Students Bring Rural Recovery
Nov. 11, 2016
As Japan’s rural population continues to decline, one region on the Sea of Japan coast is using education to bring about a recovery. Fewer than 700,000 people live in Shimane prefecture, down by a quarter since the 1950s, but a small but significant segment of the population is bucking the trend.
For the first time in 26 years, the number of high school students has increased, with the education ministry reporting a gain of about 170 students this fiscal year. A major reason is a local initiative called the "Study in Shimane Program", which actively recruits teenagers from other prefectures.
Events are held outside Shimane in a bid to attract students. Staff at the information sessions explain the merits of attending high school in Shimane to prospective parents.
Shimane’s Chuo High School has a growing number of young people studying under the program. About 30 per cent of the 250-strong student body comes from outside the prefecture. The school in Kawamoto has developed a system to accept students, with generous support from local government.
A dormitory housed at an old elementary school cost the town about $200,000 thousand dollars to renovate, and it is now home to 35 high school students. "I love this atmosphere,” says a student from Kanagawa prefecture. The monthly boarding fee is about 300 dollars per student, including healthy meals and utilities.
Cram schools have also been invited by local officials to improve students' scholastic abilities. Students can take Tokyo cram school classes online while teachers stationed in Shimane are on hand to answer questions.
The program also offers a cultural enrichment element that highlights local traditions. Students are encouraged to take part in Chuo High School’s annual culture festival, including playing the wadaiko drum. “I'm so glad to be able to experience traditional performing arts that I had no knowledge of,” says a participant from Nara prefecture.
"I feel the students are leading a warm and friendly life here," says a student guardian who helps young people find their way in the new school environment. Five years ago, there were just six students at the school from outside the prefecture...now there are 75.
Shimane officials are working to attract more students, and they hope a catalogue they have created will support that goal. The booklet summarizes the characteristics of 19 local high schools and contains information about home study support, recommended club activities and the benefits of each school.
About 1,000 catalogues have been distributed, leading to an increasing number of inquiries. The Study in Shimane Program is being introduced in various regions and this year, local officials are planning to hold seven information sessions around Japan.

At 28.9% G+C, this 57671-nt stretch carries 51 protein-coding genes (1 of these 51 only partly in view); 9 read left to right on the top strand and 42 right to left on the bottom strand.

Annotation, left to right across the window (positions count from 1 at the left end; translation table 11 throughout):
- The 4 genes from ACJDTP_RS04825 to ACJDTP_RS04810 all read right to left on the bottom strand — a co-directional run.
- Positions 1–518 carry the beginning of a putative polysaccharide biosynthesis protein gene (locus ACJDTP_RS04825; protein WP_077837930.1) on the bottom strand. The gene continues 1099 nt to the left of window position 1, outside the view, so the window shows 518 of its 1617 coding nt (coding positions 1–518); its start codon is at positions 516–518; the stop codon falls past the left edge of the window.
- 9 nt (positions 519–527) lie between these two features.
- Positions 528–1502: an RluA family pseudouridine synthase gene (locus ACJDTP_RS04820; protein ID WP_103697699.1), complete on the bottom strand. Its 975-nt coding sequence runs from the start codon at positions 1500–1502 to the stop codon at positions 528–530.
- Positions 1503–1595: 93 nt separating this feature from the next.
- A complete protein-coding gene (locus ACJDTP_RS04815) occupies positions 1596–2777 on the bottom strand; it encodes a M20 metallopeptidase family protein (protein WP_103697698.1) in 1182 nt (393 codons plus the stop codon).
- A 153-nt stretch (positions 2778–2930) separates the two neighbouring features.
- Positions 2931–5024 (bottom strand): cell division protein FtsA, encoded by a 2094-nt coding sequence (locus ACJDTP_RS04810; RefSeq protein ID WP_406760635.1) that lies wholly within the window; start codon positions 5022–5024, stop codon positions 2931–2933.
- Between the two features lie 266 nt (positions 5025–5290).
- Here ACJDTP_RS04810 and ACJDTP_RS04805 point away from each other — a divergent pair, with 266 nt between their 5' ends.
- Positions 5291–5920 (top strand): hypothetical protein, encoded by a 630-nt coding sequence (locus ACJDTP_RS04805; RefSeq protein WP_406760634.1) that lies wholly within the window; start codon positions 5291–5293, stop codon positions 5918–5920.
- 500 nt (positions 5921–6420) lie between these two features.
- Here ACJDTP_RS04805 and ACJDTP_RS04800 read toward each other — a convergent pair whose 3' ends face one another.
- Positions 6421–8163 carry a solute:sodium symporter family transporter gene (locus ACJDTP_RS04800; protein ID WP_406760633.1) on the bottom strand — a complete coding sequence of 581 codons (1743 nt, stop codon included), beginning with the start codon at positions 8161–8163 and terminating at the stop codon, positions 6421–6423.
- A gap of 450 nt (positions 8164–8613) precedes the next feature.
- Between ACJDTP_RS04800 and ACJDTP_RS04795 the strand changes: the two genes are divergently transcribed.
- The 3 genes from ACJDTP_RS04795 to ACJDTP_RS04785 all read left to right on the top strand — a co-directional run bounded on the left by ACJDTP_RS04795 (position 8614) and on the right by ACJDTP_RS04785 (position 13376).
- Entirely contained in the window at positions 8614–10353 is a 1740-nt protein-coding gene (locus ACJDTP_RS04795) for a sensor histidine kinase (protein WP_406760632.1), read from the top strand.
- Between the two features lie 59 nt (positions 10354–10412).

"I hope more parents will decide to educate and raise their children in Shimane," says Shimane prefecture staffer Yurie Uno. "There is still much that needs to be disseminated about our schools. We hope to continue advancing various measures."
The study program that initially began as a measure to stem population decline appears to have achieved early success. Officials with Shimane’s local governments and high schools say they will continue efforts to bring in more students.
Newsroom Tokyo anchor Aki Shibuya was joined in the studio by NHK World’s Akihide Nishibayashi, who is based in Shimane’s capital city Matsue.
Shibuya: Akihide, thank you for coming in. According to your report, the population decline in Shimane prefecture seems to have become a serious problem.
Nishibayashi: There is a real sense of crisis. If things go on as they are, towns will disappear entirely. Places without schools are at particular risk. That's why the Study in Shimane Program was set up.
Shibuya: What brings students from other parts of Japan to Shimane? What's the draw?
Nishibayashi: I talked to a lot of young people who were interested in things unavailable to them in urban areas, such as learning about farming and fisheries. It seems that young people’s interests have broadened. In the past, most of them wanted to move to the cities to get an education and a good job. However, they say that's not the only way to go. Okidouzen High School is one of the schools in the Study in Shimane Program. It's on an island in the Sea of Japan, surrounded by nature. The students can take subjects like traditional agriculture. Forty percent of them are from outside the prefecture.
Shibuya: The Study in Shimane Program so far seems successful. But will this lead to an increase in Shimane's population?
Nishibayashi: I think there are two challenges. The first is to make sure it doesn't end up as a fleeting trend. Other prefectures are also starting to compete for students. I believe that Shimane officials will have to do more to make their schools attractive to students outside the prefecture.
Shibuya: What's the other challenge?
Nishibayashi: Students are encouraged to stay in Shimane after graduation...or to return if they choose to go to a university outside the prefecture. To do that, I think officials will have to make sure there are enough jobs, and convince them that Shimane is a good place to live.